Show 2015: School of Design Prototypes and Proves Real-World Innovations
Home to a quarter of all the students at the Royal College of Art, the School of Design is the largest of its six Schools. At Show 2015, the six Design programmes assert their individual identities, while the approach of working collectively and sharing expertise shines through in common areas of interest and concern that can be traced across much of the work, from sustainable technologies to healthcare, global warming to designing for urban life.
Emphasising the importance of making throughout the programmes, Dean of the School of Design Professor Dale Harrow said: ‘From the sophistication of Vehicle Design to Innovation Design Engineering, quality of making is crucial and you can see that in the tactility of much of the work on show. At the same time, students are involved in new technologies, new processes and new ways of designing.’
In Design Products, students focus on creative invention for purpose. Sven Ladiges’ CargoRunner, intended to enable running to become a viable transport alternative, identifies a real-world need and has undergone extensive development and prototyping, exemplifying the depth of study valued by the programme. Jon Kuster’s circular economy kettle takes a currently disposable household item and reinvents it as a repairable, recyclable and therefore sustainable product. Yun-Ting Lin’s nanocellulose fibreboard, and Seongil Choi and Fabio Hendry’s Hot Wire Extensions both represent approaches that rethink the possibilities for existing materials. One of the educational projects in the show is Sadhbh Doherty’s The Lesson Designers, which creatively considers the skills needed for the twenty-first century that are not yet being taught at primary level.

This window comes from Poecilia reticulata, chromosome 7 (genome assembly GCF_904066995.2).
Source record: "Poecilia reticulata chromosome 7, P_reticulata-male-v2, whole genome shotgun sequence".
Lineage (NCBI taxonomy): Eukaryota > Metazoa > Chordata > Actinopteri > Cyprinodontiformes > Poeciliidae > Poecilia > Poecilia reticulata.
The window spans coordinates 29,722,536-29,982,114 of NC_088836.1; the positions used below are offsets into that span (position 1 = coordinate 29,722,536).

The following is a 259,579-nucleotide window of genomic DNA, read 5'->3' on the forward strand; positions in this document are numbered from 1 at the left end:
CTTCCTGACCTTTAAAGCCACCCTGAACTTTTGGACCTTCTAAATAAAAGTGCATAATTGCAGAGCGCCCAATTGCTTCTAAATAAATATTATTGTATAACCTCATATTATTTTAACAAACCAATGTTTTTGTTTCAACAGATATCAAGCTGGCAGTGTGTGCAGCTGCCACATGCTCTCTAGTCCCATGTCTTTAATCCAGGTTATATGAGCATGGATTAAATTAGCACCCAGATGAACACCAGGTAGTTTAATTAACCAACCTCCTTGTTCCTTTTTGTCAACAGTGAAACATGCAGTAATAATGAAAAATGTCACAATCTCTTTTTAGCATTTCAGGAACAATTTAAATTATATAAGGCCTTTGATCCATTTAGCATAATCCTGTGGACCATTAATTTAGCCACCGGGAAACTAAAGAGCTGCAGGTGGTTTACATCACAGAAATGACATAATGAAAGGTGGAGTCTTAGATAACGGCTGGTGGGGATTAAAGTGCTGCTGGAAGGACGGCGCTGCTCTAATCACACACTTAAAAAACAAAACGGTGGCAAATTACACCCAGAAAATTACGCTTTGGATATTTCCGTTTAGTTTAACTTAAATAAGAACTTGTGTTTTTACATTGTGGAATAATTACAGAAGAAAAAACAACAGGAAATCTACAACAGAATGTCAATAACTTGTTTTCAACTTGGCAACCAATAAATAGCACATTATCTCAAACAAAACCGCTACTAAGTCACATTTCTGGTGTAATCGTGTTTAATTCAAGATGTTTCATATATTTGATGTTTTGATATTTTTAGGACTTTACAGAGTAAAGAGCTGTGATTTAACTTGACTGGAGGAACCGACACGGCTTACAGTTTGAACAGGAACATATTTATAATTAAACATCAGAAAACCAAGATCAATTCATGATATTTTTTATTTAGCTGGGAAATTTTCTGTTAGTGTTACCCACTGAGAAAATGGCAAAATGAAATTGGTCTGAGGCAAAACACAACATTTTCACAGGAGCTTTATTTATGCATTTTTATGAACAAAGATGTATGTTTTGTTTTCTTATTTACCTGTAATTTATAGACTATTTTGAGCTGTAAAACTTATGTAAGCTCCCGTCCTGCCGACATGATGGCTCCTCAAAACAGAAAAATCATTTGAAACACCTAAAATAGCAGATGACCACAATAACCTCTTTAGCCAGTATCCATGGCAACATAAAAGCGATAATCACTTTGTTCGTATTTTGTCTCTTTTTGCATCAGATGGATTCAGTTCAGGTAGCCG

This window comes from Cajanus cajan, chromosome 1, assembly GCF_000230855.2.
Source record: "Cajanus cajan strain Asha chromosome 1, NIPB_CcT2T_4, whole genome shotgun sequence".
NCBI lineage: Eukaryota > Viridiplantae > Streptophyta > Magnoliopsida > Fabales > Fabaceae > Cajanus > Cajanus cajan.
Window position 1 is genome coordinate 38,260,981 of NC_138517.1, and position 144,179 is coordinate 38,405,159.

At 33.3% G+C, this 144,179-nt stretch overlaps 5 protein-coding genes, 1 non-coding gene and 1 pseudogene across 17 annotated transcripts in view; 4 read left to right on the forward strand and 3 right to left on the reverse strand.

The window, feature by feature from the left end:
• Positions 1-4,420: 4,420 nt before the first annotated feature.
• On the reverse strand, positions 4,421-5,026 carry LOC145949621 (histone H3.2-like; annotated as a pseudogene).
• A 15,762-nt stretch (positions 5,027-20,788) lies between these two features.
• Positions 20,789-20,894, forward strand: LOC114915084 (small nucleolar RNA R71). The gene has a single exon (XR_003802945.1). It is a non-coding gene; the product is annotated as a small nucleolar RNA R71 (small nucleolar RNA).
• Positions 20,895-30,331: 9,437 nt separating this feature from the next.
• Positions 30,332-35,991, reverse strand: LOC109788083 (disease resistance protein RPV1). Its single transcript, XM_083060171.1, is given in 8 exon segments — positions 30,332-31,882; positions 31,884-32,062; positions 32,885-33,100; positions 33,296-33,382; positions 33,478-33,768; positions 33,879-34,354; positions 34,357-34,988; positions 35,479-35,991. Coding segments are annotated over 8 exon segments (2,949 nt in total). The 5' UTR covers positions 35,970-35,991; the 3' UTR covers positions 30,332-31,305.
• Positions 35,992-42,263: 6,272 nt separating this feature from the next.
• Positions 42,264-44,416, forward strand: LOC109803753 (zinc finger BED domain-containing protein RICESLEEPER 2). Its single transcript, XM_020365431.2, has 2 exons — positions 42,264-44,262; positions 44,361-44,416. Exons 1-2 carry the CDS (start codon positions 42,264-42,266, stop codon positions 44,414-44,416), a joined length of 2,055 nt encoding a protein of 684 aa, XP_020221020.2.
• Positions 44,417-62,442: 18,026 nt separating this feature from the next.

Strong working links with industry mean that many projects are extremely outward facing, and students engage with real-world problems, developing ideas that work on the ground. In Vehicle Design, research into autonomous cars and developing a new taxi for London feed into shaping the curriculum. Yibo Wu’s Happie: The Google Self-Driving Car maximises on self-driving technology with its playful, light, sustainable and fully electric design.
Service Design is another outward-looking programme, bringing design to business and society. Charlyne Lefebvre-Paillé’s MoneyRecipes offers a smart solution to plummeting levels of financial literacy, and Alessandra Furetta’s MyCoach is a transformational project developed in collaboration with Orange and the US Agency for International Development. She describes it as: ‘a micro-education service that improves health, nutrition and access to market information for people living in some of the poorest regions of the world.’
The first graduating year of Global Innovation Design students present the visionary nature of this new programme in the diversity and bold scope of their projects: Daniel Garrett, Koraldo Kajanaku and Antton Peña’s Farewill is a simple tool for creating a will in moments; Pae Natwilai Utoomprurkporn’s Trik presents the dazzling technology to move objects by just pointing to the desired destination; and Filippo Del Carlo, Chema Pastrana and Sheana Yu have created the world’s first ‘acoustic photography’ device.
Working to use design and technology thinking to change the lives of others around the world in beneficial ways, students in Innovation Design Engineering are challenged to take on demanding projects with an emphasis on prototyping and proving propositions. Ellie Banwell’s metaBLAZE radically rethinks the economy, presenting incineration as a way to recover valuable resources and redirect them into the circular economy, countering practices such as designed obsolescence.
Design Interactions uses design to inspire, raise awareness and stimulate debate, considering the possibilities and consequences of new technology, for example: James Sunderland attends to dependency on online services; Rodrigo Lebrun tells of a fictional financial future; Neil Thomson explores modern economic theories through the production of a home-built hydromechanical economic computer; Nestor Azevedo Pestana imagines a future where humans take charge of their own evolutionary processes and biomodifications; and Yi-Wen Tseng asks ‘What if methane could be used as an alternative energy source in the advent of a biotechnological revolution?’.